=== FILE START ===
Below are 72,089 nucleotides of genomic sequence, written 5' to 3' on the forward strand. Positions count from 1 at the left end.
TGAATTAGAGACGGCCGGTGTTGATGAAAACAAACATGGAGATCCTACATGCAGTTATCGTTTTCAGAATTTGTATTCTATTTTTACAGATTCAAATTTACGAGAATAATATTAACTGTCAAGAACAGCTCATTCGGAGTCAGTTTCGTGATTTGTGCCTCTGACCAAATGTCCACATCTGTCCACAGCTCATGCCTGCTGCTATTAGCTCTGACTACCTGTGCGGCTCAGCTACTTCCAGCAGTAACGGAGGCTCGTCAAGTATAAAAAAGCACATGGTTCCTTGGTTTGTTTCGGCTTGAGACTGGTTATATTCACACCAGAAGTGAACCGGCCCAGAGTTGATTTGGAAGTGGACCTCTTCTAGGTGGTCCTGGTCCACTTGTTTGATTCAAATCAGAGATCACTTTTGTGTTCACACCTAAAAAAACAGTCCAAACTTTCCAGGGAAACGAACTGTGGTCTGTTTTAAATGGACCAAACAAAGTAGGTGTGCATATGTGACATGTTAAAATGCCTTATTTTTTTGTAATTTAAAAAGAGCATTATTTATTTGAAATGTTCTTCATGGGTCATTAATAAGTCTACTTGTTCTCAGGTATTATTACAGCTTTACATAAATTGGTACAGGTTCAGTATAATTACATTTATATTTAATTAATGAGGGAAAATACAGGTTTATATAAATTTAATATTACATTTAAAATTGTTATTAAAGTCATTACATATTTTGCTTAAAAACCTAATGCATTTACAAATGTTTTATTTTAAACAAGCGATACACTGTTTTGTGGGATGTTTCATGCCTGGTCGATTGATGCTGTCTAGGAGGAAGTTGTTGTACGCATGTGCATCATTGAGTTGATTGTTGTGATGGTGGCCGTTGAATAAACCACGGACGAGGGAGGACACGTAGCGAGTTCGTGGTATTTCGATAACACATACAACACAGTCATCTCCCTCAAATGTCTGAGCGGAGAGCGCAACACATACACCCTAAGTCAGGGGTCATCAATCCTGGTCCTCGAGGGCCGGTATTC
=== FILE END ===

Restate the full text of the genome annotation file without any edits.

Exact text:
Below are 72,089 nucleotides of genomic sequence, written 5' to 3' on the forward strand. Positions count from 1 at the left end.
TGAATTAGAGACGGCCGGTGTTGATGAAAACAAACATGGAGATCCTACATGCAGTTATCGTTTTCAGAATTTGTATTCTATTTTTACAGATTCAAATTTACGAGAATAATATTAACTGTCAAGAACAGCTCATTCGGAGTCAGTTTCGTGATTTGTGCCTCTGACCAAATGTCCACATCTGTCCACAGCTCATGCCTGCTGCTATTAGCTCTGACTACCTGTGCGGCTCAGCTACTTCCAGCAGTAACGGAGGCTCGTCAAGTATAAAAAAGCACATGGTTCCTTGGTTTGTTTCGGCTTGAGACTGGTTATATTCACACCAGAAGTGAACCGGCCCAGAGTTGATTTGGAAGTGGACCTCTTCTAGGTGGTCCTGGTCCACTTGTTTGATTCAAATCAGAGATCACTTTTGTGTTCACACCTAAAAAAACAGTCCAAACTTTCCAGGGAAACGAACTGTGGTCTGTTTTAAATGGACCAAACAAAGTAGGTGTGCATATGTGACATGTTAAAATGCCTTATTTTTTTGTAATTTAAAAAGAGCATTATTTATTTGAAATGTTCTTCATGGGTCATTAATAAGTCTACTTGTTCTCAGGTATTATTACAGCTTTACATAAATTGGTACAGGTTCAGTATAATTACATTTATATTTAATTAATGAGGGAAAATACAGGTTTATATAAATTTAATATTACATTTAAAATTGTTATTAAAGTCATTACATATTTTGCTTAAAAACCTAATGCATTTACAAATGTTTTATTTTAAACAAGCGATACACTGTTTTGTGGGATGTTTCATGCCTGGTCGATTGATGCTGTCTAGGAGGAAGTTGTTGTACGCATGTGCATCATTGAGTTGATTGTTGTGATGGTGGCCGTTGAATAAACCACGGACGAGGGAGGACACGTAGCGAGTTCGTGGTATTTCGATAACACATACAACACAGTCATCTCCCTCAAATGTCTGAGCGGAGAGCGCAACACATACACCCTAAGTCAGGGGTCATCAATCCTGGTCCTCGAGGGCCGGTATTC